August 24, 2007 | | Comments 0
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Effective building maintenance programs involve the front line

As we move closer and closer to some sort of mandate for The Joint Commission’s building maintenance program (I don’t know that we’ll ever get all the way there, but I am absolutely convinced that eventually, you won’t be able to comply with all the Life Safety Code’s elements without a BMP), it becomes clear that you need to explain the expectations of the program to frontline staff members engaged in maintenance activities.

Frequently, there is reluctance among frontline workers to report negative or deficient findings during their inspections. These folks need to be comfortable (and I suppose you do as well) that there will be no punitive aspect to this reporting, within reason.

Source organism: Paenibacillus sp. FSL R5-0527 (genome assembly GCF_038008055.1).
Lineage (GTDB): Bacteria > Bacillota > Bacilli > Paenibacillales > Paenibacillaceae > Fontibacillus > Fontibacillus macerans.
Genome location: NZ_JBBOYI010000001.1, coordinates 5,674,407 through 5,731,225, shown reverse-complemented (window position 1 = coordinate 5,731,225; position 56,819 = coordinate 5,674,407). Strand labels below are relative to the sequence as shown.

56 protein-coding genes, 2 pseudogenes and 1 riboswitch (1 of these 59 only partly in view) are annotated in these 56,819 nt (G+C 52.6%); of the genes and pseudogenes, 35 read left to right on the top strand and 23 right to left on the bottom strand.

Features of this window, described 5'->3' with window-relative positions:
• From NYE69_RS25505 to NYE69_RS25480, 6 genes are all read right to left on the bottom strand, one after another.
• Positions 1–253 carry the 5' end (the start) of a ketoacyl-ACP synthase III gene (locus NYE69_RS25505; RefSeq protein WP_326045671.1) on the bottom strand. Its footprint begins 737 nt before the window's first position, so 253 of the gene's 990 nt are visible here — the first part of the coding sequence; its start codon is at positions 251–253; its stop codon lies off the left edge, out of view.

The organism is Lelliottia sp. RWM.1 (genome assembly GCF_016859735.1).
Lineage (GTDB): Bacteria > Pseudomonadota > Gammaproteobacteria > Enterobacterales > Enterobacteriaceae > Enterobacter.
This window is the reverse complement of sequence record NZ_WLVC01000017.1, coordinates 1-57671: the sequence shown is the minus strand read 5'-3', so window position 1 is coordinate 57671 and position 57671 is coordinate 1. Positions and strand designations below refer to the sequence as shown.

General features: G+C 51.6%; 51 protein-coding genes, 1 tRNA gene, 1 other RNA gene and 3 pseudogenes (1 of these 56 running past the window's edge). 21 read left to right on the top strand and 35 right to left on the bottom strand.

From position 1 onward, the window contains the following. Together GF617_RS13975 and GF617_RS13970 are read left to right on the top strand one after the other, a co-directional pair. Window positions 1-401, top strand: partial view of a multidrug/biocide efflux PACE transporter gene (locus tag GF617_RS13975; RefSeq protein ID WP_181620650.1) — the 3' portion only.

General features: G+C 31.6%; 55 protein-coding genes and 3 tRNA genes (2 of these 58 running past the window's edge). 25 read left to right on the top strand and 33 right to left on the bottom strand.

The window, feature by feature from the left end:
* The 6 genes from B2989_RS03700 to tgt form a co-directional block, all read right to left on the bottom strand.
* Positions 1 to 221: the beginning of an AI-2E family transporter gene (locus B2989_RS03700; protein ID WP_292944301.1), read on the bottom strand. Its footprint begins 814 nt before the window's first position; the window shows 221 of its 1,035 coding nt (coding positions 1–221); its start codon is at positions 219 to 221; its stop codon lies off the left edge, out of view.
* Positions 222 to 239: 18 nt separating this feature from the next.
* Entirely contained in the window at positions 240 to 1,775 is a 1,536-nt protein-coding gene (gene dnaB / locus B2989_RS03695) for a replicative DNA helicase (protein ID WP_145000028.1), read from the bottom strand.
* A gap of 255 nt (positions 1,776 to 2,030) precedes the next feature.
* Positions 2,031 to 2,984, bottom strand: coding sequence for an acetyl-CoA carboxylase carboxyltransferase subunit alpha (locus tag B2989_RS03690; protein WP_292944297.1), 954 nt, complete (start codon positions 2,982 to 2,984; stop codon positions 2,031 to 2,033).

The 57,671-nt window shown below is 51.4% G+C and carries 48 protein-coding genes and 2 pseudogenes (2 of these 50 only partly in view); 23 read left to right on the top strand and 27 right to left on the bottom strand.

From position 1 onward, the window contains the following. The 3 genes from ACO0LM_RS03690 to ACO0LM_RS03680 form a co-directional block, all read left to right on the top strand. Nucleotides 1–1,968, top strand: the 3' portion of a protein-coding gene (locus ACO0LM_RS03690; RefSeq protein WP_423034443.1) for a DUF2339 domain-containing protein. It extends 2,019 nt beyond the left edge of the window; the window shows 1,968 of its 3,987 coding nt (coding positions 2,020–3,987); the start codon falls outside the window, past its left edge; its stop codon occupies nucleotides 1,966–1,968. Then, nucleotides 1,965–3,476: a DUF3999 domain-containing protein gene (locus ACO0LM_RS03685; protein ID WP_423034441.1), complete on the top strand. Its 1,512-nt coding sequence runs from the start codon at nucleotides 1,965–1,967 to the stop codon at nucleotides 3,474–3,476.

Your organization needs that failure data to assess the performance of your BMP. You need to know:

  • What doors “fail” on a regular basis
  • Locations where those mysterious cable guys are not quite good about filling penetrations
  • If there are outdoor egress routes that suffer from an elevated level of snow and ice

Frontline staff members can help you do this if they feel confident of their roles. More about the BMP next time.

Steve Mac.
smacarthur@greeley.com

Entry Information

Filed Under: Life Safety Code

Steve MacArthur About the Author: Steve MacArthur is a safety consultant with The Greeley Company in Danvers, Mass. He brings more than 30 years of healthcare management and consulting experience to his work with hospitals, physician offices, and ambulatory care facilities across the country. He is the author of HCPro's Hospital Safety Director's Handbook and is contributing editor for Briefings on Hospital Safety. Contact Steve at stevemacsafetyspace@gmail.com.

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